My son is a senior in high school, which means that pretty soon he, like millions of other seniors, will have to make a crucial decision, the consequences of which will remain with him for the rest of his life: Who will be his prom date?
Also, at some point he'll probably select a college. In fact, we've already gone on several college visits, which are helpful in choosing a college because you can get answers to important academic questions such as:
*Is there parking?

*Are all the students required to get body piercings?

*Is there a bank near the college that you can rob to pay the tuition?

Most college visits include an orientation session, wherein you sit in a lecture room and a college official tells you impressive statistics about the college, including, almost always, how small the classes are. Class smallness is considered the ultimate measure of how good a college is. Havard, for example, has zero students per class: The professors just sit alone in their classrooms, filing their nails.

I noticed, in the orientation sessions, that many of the kids seem semi-bored, whereas the parents not only take notes, but also ask most of the questions, sometimes indicating that they've mapped out their children's entire academic careers all the way through death. There will be some girl who looks like she’s eleven years old, and her dad will raise his hand and say: “If my daughter declares a quadruple major in Biology, Chemistry, Physics and Large Scary Equations, and she graduates with honors and then earns doctorates in Medicine, Engineering, Law, Architecture, Dentistry and Taxidermy, and then she qualifies for a Merwanger Fellowship for Interminable Postdoctoral Studies, does the Nobel organization pay her expenses to Sweden to pick up her prize?”

I was intimidated by these parents. I have frequently not given that much thought to my son's academic goals. I assumed he was going to college for the same reason I did, which is that at some point they stop letting you go to high school. I tried to think of questions to ask the college officials, but the only one I could think of was: "How come these lecture-hall desks are never designed for us left-handed people?" Although I didn't ask this, because it's probably considered insensitive on college campuses to say "left-handed people." You probably have to say something like "persons of handedness."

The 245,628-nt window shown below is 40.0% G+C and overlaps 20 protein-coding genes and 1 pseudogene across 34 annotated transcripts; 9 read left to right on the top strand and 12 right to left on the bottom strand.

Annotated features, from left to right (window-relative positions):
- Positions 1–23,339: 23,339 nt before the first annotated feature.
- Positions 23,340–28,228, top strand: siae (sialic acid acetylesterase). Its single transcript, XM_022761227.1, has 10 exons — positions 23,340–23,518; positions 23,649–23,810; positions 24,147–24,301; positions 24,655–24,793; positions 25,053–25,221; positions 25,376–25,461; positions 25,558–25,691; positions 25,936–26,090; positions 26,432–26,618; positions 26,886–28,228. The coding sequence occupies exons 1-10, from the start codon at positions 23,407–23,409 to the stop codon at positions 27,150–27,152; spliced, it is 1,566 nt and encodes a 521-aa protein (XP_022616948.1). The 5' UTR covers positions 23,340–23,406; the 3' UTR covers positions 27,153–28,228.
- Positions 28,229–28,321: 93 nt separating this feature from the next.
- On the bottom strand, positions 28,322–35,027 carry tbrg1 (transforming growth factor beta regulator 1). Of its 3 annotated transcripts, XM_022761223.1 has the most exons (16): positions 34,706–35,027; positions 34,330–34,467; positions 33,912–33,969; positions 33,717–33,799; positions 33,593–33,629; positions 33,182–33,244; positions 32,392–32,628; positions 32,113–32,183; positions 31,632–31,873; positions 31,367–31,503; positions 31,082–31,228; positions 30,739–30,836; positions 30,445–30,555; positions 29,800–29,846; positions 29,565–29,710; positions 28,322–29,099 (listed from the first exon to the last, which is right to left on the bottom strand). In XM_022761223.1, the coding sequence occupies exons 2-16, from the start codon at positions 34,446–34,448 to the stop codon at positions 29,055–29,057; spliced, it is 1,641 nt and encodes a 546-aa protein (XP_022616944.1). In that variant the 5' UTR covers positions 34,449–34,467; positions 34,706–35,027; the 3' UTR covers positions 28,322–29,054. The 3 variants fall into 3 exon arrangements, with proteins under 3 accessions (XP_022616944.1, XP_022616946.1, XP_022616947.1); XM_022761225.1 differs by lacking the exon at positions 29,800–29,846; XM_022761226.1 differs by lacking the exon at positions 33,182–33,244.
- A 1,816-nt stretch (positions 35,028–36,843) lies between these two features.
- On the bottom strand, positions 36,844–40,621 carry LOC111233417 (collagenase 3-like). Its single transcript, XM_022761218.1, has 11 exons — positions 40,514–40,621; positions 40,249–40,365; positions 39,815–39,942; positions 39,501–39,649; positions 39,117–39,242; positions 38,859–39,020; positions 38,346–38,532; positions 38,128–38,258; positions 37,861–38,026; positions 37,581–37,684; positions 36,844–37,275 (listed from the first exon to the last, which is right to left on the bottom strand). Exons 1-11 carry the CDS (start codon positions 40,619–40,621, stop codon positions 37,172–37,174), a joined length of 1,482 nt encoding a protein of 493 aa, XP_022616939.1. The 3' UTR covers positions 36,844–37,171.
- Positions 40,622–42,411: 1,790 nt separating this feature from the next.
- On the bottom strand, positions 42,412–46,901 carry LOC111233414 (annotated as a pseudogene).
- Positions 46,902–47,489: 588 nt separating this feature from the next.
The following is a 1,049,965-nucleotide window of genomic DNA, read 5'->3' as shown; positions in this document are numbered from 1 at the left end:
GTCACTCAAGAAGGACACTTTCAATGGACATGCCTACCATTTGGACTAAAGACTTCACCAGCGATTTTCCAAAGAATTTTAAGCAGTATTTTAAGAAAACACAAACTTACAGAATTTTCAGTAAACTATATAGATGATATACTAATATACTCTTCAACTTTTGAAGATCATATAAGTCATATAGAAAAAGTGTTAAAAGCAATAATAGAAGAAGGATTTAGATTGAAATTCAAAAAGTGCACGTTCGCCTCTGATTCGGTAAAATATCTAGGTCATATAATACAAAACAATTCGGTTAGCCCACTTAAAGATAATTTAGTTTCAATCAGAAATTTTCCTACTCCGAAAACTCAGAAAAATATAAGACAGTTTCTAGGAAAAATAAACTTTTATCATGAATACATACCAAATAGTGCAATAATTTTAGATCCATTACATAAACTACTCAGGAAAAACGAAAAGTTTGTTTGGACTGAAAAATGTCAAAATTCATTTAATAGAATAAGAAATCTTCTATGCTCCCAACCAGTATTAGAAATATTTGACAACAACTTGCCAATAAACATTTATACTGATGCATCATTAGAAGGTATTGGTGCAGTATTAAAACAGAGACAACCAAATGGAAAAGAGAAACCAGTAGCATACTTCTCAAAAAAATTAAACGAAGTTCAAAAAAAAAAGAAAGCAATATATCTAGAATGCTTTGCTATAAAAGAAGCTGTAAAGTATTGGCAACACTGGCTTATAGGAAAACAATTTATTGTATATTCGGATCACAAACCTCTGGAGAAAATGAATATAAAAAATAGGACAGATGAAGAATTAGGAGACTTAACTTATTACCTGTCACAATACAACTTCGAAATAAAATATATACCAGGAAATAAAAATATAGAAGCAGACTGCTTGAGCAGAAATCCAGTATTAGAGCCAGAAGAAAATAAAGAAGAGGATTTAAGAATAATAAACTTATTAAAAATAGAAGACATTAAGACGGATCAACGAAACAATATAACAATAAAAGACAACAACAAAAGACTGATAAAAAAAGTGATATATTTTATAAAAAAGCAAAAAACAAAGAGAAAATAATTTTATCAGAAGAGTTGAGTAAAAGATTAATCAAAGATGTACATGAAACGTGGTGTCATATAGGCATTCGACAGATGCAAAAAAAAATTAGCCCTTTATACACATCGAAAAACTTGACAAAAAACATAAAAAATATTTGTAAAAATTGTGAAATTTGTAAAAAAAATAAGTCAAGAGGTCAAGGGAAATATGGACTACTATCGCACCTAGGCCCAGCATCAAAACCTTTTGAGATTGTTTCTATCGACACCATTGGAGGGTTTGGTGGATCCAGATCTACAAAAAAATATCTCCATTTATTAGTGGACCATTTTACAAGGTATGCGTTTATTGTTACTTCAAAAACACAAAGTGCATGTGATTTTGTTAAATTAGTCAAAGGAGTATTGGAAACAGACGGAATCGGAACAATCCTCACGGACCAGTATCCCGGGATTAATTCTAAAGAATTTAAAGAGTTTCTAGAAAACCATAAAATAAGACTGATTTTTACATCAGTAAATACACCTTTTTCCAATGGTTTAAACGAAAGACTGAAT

After the orientation session, you go on a campus tour conducted by a student who is required to tell you the name of every single building on the campus, no matter how many there are. After the tour, the kids have interviews with college officials. One of the colleges my son visited was my alma mater, Haverford College. I was a little nervous about going back: I expected that, at any moment, the dean would tap me on the shoulder and say: "Mr. Barry, we need to talk to you about your share of the Class of 1969's bill for the cost of scraping an estimated twenty-three thousand butter pats off the dining-hall ceiling." Fortunately, this did not happen.

I also vaguely recall attending classes and learning numerous English-major facts that still come in mighty handy whenever the topic of conversation turns -- as it so often does -- to Seventeenth-Century English metaphysical poetry. Yes, college was a valuable experience for me, and I’m sure it will also be one for my son, wherever he decides to go on prom night, I mean.

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